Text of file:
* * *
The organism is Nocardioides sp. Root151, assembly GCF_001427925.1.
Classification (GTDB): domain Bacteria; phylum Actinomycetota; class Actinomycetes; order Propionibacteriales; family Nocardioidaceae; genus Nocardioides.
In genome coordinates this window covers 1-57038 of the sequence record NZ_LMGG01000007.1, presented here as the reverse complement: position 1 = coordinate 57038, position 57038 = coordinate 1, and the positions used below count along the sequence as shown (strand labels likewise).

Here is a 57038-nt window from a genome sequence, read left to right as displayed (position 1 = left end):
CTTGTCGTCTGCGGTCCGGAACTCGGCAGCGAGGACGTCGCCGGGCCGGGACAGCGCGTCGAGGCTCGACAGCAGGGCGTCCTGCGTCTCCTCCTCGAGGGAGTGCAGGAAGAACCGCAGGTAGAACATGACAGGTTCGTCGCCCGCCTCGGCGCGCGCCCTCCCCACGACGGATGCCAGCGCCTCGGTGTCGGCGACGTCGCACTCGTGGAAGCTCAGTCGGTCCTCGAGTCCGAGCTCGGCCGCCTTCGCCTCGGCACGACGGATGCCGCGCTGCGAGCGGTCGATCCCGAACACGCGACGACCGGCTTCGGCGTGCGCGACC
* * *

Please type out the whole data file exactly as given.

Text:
The organism is Nocardioides sp. Root151, assembly GCF_001427925.1.
Classification (GTDB): domain Bacteria; phylum Actinomycetota; class Actinomycetes; order Propionibacteriales; family Nocardioidaceae; genus Nocardioides.
In genome coordinates this window covers 1-57038 of the sequence record NZ_LMGG01000007.1, presented here as the reverse complement: position 1 = coordinate 57038, position 57038 = coordinate 1, and the positions used below count along the sequence as shown (strand labels likewise).

Here is a 57038-nt window from a genome sequence, read left to right as displayed (position 1 = left end):
CTTGTCGTCTGCGGTCCGGAACTCGGCAGCGAGGACGTCGCCGGGCCGGGACAGCGCGTCGAGGCTCGACAGCAGGGCGTCCTGCGTCTCCTCCTCGAGGGAGTGCAGGAAGAACCGCAGGTAGAACATGACAGGTTCGTCGCCCGCCTCGGCGCGCGCCCTCCCCACGACGGATGCCAGCGCCTCGGTGTCGGCGACGTCGCACTCGTGGAAGCTCAGTCGGTCCTCGAGTCCGAGCTCGGCCGCCTTCGCCTCGGCACGACGGATGCCGCGCTGCGAGCGGTCGATCCCGAACACGCGACGACCGGCTTCGGCGTGCGCGACC